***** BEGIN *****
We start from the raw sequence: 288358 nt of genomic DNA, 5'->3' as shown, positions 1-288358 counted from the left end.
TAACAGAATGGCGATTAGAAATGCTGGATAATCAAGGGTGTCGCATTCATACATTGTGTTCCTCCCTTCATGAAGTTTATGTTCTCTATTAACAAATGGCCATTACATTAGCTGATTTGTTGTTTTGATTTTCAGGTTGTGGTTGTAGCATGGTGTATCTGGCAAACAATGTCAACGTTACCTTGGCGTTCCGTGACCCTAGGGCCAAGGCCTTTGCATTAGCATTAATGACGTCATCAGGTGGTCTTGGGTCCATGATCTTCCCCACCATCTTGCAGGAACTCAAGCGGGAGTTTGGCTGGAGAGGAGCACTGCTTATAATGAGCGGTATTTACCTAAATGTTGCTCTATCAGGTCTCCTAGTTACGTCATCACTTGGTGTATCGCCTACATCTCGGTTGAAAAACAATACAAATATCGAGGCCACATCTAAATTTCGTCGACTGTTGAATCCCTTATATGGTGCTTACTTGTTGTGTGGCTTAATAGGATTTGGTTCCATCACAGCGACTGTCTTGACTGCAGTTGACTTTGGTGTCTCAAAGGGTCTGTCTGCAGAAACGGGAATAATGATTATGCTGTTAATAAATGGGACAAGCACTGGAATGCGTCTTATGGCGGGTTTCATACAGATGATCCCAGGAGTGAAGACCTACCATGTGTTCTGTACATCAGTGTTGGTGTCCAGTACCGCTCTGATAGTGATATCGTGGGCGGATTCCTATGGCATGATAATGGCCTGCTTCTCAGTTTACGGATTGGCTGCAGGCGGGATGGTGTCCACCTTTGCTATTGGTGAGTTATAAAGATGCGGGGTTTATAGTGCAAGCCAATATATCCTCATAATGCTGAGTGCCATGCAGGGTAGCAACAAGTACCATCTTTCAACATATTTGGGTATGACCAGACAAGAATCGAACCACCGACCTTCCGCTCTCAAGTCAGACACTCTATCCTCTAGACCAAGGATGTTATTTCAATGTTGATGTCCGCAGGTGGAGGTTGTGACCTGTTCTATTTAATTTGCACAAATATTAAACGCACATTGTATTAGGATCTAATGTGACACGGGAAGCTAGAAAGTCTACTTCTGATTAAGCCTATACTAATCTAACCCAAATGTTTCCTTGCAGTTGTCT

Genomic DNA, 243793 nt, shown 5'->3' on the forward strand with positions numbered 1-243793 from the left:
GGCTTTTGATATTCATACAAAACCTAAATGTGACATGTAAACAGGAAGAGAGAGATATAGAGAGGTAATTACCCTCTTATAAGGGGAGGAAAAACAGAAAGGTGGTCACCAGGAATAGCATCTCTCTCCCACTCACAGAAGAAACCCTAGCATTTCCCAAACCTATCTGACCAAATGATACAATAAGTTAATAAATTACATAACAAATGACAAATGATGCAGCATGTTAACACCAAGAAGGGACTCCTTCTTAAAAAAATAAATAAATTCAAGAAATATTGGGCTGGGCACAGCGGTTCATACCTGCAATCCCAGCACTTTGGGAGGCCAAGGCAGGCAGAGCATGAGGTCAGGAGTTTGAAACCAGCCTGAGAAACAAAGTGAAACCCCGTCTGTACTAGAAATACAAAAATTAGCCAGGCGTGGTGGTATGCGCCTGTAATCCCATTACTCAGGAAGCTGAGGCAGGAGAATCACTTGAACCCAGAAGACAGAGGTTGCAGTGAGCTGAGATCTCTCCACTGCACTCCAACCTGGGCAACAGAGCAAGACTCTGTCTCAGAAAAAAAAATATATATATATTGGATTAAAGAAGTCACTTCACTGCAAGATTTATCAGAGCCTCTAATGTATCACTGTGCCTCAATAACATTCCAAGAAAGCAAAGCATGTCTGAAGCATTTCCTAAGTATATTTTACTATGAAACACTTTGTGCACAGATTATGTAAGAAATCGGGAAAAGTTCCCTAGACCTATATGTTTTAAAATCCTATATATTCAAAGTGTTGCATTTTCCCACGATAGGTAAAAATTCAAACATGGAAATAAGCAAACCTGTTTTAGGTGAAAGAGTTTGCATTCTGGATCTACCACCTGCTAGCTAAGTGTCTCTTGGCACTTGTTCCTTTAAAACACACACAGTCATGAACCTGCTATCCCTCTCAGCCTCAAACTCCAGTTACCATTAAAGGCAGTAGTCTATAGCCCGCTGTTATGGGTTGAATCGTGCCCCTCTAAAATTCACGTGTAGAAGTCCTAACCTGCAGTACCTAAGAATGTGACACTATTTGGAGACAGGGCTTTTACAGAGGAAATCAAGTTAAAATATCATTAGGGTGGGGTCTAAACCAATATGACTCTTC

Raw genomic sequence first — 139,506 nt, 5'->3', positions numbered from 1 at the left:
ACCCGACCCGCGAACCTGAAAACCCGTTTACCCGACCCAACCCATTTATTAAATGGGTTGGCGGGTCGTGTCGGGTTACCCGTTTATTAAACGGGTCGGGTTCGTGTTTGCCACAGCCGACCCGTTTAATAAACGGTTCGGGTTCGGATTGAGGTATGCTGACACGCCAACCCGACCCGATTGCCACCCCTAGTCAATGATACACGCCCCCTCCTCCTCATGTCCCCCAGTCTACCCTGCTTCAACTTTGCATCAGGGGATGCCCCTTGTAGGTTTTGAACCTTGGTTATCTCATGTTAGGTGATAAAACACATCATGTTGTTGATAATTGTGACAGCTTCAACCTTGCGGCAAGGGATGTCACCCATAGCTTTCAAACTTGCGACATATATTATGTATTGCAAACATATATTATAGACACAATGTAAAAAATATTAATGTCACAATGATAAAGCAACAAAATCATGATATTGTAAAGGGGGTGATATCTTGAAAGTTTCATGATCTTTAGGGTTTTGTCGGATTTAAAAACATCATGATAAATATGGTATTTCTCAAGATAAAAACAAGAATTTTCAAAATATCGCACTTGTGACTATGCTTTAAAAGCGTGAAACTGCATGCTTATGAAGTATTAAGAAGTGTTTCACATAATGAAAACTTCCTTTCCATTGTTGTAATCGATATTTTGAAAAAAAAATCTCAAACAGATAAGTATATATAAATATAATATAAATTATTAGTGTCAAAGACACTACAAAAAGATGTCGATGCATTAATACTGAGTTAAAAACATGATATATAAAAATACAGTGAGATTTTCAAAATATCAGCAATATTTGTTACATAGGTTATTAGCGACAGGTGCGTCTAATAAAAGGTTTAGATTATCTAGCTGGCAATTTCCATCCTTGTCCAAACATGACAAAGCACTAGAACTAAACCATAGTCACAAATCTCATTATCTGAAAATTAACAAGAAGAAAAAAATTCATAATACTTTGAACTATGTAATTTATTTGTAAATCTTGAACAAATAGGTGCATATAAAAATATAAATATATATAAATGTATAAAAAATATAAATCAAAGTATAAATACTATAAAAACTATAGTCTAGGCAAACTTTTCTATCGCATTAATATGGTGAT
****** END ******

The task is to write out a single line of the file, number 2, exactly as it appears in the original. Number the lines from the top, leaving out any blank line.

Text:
TAACAGAATGGCGATTAGAAATGCTGGATAATCAAGGGTGTCGCATTCATACATTGTGTTCCTCCCTTCATGAAGTTTATGTTCTCTATTAACAAATGGCCATTACATTAGCTGATTTGTTGTTTTGATTTTCAGGTTGTGGTTGTAGCATGGTGTATCTGGCAAACAATGTCAACGTTACCTTGGCGTTCCGTGACCCTAGGGCCAAGGCCTTTGCATTAGCATTAATGACGTCATCAGGTGGTCTTGGGTCCATGATCTTCCCCACCATCTTGCAGGAACTCAAGCGGGAGTTTGGCTGGAGAGGAGCACTGCTTATAATGAGCGGTATTTACCTAAATGTTGCTCTATCAGGTCTCCTAGTTACGTCATCACTTGGTGTATCGCCTACATCTCGGTTGAAAAACAATACAAATATCGAGGCCACATCTAAATTTCGTCGACTGTTGAATCCCTTATATGGTGCTTACTTGTTGTGTGGCTTAATAGGATTTGGTTCCATCACAGCGACTGTCTTGACTGCAGTTGACTTTGGTGTCTCAAAGGGTCTGTCTGCAGAAACGGGAATAATGATTATGCTGTTAATAAATGGGACAAGCACTGGAATGCGTCTTATGGCGGGTTTCATACAGATGATCCCAGGAGTGAAGACCTACCATGTGTTCTGTACATCAGTGTTGGTGTCCAGTACCGCTCTGATAGTGATATCGTGGGCGGATTCCTATGGCATGATAATGGCCTGCTTCTCAGTTTACGGATTGGCTGCAGGCGGGATGGTGTCCACCTTTGCTATTGGTGAGTTATAAAGATGCGGGGTTTATAGTGCAAGCCAATATATCCTCATAATGCTGAGTGCCATGCAGGGTAGCAACAAGTACCATCTTTCAACATATTTGGGTATGACCAGACAAGAATCGAACCACCGACCTTCCGCTCTCAAGTCAGACACTCTATCCTCTAGACCAAGGATGTTATTTCAATGTTGATGTCCGCAGGTGGAGGTTGTGACCTGTTCTATTTAATTTGCACAAATATTAAACGCACATTGTATTAGGATCTAATGTGACACGGGAAGCTAGAAAGTCTACTTCTGATTAAGCCTATACTAATCTAACCCAAATGTTTCCTTGCAGTTGTCT